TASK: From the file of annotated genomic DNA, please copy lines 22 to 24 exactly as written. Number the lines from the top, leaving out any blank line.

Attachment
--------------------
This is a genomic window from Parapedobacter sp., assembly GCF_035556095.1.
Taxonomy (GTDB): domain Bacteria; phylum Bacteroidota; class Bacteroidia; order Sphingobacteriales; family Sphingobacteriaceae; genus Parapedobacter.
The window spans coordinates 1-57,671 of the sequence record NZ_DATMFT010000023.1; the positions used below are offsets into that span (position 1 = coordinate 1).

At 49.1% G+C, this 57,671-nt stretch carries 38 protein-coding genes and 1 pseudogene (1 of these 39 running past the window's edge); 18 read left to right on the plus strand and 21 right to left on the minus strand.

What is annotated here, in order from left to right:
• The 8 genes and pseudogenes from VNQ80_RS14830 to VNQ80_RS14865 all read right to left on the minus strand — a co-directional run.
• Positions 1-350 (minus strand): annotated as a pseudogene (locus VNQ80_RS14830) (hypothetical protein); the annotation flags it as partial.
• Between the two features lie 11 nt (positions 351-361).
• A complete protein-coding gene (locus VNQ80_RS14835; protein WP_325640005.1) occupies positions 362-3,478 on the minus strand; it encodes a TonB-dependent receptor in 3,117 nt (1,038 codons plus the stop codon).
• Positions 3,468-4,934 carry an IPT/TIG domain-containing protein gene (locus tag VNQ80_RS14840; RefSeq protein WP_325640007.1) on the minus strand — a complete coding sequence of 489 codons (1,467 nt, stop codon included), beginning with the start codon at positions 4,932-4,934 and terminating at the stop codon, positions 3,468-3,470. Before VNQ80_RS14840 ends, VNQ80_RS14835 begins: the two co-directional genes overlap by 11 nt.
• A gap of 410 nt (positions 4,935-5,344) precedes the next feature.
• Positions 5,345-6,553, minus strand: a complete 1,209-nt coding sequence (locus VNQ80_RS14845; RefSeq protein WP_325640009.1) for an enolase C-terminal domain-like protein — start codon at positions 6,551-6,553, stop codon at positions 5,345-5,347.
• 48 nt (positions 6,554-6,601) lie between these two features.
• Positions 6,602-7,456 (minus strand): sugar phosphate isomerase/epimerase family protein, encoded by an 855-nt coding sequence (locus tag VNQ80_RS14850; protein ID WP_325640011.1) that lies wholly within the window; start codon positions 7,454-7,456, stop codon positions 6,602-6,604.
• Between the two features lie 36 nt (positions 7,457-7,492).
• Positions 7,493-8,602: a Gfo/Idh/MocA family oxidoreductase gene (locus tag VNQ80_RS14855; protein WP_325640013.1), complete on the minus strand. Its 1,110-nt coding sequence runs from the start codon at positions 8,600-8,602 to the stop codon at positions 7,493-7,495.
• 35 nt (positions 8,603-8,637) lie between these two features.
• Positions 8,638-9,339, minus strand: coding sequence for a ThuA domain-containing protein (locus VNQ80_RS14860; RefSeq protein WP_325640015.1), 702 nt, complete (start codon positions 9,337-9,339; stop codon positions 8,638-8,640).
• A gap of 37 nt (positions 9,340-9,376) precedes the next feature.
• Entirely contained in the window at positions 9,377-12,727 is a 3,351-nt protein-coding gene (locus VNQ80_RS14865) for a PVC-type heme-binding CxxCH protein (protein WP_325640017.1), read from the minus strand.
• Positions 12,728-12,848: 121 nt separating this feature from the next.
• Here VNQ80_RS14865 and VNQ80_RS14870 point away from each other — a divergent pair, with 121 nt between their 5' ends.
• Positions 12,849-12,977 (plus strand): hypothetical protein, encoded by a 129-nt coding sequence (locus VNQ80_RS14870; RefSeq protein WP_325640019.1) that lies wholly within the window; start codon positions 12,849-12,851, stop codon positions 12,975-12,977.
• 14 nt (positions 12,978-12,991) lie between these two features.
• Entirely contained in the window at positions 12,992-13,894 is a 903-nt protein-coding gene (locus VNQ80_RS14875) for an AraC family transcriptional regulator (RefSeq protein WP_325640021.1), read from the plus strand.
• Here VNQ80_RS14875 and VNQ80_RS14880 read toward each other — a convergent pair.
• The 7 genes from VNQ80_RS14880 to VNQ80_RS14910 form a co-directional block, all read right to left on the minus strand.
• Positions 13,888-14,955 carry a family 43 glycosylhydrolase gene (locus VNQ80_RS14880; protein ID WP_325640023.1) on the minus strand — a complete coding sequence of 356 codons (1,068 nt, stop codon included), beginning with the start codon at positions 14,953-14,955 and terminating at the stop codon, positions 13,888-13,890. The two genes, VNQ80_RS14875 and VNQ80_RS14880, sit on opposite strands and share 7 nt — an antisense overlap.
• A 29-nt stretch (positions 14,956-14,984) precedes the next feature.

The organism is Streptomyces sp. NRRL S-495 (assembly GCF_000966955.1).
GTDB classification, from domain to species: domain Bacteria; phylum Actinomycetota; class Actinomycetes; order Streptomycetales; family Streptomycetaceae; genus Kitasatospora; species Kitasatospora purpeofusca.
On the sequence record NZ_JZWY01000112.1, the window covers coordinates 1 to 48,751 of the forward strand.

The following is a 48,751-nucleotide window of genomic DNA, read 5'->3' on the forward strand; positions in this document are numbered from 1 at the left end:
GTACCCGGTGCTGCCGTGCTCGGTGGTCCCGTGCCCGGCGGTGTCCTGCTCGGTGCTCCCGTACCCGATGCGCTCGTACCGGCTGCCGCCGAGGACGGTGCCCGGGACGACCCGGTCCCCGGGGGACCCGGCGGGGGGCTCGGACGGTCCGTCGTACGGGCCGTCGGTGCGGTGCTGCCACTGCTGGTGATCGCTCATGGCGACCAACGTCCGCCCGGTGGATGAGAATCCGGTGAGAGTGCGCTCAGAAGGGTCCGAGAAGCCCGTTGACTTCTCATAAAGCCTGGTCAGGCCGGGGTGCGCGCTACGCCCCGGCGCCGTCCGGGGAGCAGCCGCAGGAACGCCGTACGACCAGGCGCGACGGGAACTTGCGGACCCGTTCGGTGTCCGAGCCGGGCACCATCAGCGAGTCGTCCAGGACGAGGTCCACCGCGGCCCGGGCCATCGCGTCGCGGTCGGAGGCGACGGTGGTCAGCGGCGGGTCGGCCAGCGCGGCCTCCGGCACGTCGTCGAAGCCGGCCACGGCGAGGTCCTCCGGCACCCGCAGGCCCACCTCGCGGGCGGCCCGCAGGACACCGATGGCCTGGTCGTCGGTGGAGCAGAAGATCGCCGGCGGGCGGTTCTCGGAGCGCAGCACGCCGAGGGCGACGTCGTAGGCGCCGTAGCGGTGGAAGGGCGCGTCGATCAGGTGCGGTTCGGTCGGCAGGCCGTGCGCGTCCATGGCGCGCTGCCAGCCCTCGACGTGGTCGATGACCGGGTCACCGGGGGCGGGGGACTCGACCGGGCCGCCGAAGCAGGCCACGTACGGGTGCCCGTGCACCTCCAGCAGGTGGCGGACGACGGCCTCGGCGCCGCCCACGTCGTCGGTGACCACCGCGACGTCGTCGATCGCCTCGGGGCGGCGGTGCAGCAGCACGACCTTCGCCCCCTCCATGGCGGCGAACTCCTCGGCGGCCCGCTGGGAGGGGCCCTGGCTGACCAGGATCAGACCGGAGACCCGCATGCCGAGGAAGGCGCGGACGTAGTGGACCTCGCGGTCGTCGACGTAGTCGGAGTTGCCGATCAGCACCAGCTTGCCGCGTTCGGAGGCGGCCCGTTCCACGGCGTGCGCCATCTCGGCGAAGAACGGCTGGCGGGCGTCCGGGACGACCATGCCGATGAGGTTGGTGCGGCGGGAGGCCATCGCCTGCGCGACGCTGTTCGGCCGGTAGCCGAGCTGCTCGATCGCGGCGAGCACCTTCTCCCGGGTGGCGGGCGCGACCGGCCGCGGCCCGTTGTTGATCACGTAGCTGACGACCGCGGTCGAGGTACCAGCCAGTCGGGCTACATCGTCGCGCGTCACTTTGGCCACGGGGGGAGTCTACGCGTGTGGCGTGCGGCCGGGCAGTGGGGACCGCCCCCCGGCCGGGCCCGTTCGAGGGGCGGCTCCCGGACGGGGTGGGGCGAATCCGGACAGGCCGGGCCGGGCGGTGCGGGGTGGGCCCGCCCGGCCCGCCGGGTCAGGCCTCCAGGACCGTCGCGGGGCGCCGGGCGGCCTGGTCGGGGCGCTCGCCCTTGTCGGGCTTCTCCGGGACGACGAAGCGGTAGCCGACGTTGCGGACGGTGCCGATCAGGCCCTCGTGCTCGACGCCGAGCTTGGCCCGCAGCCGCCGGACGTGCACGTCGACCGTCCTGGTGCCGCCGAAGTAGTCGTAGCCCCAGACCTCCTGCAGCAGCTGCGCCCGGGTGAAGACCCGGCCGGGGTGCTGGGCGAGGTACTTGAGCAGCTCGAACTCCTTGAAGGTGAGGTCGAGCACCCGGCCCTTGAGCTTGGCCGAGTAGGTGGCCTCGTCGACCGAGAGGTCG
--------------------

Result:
• Here VNQ80_RS14865 and VNQ80_RS14870 point away from each other — a divergent pair, with 121 nt between their 5' ends.
• Positions 12,849-12,977 (plus strand): hypothetical protein, encoded by a 129-nt coding sequence (locus VNQ80_RS14870; RefSeq protein WP_325640019.1) that lies wholly within the window; start codon positions 12,849-12,851, stop codon positions 12,975-12,977.
• 14 nt (positions 12,978-12,991) lie between these two features.